Credit union credit cards

Interested in getting a credit union credit card? Find out how these financial institutions differ from banks and learn to compare options here.

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Credit unions provide a range of financial products and services that are similar to banks. While banks are led by shareholders and focus on generating profits through products and services, credit unions are often run by members and focus on providing benefits to all of their members collectively. This focus means the profits made by credit unions are usually passed back onto customers in the form of more competitive products and services.

Our guide covers everything you need to know about credit union credit cards, including how they differ from banks and what you need to know to choose the credit card that’s right for you.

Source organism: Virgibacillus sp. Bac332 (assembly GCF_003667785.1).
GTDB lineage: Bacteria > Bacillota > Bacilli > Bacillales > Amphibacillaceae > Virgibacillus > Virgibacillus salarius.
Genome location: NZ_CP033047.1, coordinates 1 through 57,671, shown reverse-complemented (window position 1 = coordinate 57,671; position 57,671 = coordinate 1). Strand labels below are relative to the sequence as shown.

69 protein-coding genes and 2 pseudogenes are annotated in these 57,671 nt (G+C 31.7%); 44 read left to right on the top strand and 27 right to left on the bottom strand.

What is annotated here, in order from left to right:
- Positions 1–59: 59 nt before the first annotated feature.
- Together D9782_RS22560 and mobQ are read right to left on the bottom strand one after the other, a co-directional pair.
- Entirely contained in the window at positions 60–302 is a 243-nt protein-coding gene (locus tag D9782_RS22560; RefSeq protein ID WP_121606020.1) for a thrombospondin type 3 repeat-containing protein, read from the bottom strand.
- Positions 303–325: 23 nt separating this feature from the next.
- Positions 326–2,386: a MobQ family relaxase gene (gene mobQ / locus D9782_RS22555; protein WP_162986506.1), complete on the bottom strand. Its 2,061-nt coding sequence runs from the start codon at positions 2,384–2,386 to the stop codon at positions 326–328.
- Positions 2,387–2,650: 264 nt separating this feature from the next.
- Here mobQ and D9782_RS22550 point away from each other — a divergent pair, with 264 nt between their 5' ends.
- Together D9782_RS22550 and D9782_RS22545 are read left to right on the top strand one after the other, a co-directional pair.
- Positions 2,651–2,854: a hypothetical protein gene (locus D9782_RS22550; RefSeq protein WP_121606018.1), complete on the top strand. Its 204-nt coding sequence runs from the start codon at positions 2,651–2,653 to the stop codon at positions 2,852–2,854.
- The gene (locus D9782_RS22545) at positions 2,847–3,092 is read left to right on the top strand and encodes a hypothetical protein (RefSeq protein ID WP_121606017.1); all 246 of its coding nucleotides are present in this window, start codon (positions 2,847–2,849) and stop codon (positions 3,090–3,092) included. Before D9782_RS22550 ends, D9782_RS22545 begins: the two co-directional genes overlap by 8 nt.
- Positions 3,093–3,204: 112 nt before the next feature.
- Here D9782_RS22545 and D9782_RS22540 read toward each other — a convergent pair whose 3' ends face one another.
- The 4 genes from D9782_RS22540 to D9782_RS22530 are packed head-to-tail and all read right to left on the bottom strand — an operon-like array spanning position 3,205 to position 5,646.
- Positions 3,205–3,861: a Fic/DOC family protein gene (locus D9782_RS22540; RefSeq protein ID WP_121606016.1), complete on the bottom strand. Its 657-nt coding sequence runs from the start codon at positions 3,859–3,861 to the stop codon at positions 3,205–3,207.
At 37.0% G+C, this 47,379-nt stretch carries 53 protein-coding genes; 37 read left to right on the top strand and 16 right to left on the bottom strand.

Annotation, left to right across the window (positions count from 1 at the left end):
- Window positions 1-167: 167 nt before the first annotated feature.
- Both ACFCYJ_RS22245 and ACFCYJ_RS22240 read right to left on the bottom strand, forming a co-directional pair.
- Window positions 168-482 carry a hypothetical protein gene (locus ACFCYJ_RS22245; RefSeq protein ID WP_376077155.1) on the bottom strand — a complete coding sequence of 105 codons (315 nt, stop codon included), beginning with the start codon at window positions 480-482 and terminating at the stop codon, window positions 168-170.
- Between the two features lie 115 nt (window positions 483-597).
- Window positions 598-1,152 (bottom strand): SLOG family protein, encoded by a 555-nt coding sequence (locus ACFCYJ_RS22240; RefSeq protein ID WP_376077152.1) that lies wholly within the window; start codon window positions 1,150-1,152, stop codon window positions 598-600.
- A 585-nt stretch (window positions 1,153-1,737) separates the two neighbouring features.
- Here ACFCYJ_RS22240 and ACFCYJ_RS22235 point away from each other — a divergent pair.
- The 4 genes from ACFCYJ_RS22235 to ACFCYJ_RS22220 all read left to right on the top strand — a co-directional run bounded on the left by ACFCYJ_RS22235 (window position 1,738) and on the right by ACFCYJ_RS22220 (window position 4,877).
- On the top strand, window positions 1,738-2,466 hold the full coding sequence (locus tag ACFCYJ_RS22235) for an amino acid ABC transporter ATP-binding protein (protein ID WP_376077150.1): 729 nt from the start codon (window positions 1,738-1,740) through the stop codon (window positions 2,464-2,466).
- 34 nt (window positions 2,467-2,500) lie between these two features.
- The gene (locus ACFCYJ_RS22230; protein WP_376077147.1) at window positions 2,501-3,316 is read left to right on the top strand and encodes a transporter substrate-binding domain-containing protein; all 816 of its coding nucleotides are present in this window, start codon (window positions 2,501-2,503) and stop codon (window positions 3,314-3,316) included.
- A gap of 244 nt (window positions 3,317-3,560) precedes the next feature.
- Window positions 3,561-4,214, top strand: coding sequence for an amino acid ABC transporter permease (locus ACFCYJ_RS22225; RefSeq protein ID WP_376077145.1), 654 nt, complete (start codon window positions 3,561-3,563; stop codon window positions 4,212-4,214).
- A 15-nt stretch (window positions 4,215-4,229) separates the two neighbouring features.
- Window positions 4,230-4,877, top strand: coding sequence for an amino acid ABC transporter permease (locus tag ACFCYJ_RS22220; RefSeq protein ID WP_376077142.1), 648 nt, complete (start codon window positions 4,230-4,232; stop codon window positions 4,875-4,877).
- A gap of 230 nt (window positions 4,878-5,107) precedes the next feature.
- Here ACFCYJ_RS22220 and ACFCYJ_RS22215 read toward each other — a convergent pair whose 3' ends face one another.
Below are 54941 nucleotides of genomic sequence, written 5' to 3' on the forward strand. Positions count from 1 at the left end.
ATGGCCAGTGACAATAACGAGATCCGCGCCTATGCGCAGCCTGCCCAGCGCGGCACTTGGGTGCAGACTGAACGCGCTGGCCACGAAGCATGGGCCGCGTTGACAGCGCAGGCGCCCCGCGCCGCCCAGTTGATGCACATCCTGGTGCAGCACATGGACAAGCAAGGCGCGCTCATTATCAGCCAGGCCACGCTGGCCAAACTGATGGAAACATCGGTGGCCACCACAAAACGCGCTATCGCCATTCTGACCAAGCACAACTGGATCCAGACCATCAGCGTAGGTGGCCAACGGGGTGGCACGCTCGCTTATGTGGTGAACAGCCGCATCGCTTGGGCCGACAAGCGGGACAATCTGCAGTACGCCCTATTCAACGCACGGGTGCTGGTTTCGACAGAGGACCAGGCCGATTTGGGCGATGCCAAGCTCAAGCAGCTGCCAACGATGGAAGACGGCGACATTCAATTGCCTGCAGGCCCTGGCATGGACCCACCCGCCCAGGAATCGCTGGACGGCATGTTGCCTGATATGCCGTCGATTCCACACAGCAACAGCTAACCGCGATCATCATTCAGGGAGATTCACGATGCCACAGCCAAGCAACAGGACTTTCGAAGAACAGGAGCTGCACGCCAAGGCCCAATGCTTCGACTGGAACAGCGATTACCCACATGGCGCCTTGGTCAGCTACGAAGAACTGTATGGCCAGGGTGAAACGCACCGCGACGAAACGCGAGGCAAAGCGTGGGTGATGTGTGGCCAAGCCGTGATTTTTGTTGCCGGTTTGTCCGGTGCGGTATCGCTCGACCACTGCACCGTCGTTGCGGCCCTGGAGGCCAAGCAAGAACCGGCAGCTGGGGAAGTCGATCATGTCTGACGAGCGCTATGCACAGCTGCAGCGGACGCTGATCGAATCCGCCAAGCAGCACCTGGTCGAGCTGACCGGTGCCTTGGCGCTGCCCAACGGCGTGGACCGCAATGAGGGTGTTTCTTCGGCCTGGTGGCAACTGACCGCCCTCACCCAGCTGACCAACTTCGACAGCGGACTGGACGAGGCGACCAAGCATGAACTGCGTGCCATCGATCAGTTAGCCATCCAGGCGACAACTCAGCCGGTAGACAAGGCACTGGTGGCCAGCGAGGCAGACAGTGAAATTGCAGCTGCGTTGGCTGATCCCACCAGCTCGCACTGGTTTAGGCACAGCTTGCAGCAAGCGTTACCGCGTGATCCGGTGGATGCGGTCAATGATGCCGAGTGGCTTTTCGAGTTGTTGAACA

How do credit union credit cards compare to other options?

Credit union credit cards often focus on providing potential savings and ongoing value for members. As a result, the credit cards available from credit unions tend to have lower ongoing interest rates and annual fees than those provided by banks. They may also come with extras such as rewards programs or complimentary travel insurance, alongside some other perks.

In order to get a credit union credit card, you’ll need to become a member of the credit union, which usually involves a small fee, which is often paid monthly or yearly. You will also likely need to open an account before or during your application for a credit union credit card.

Once you’re a member of the credit union, you will also have the opportunity to influence how the credit union is run. For example, you may be able to vote at annual general meetings or provide feedback that influences the features of different products and services.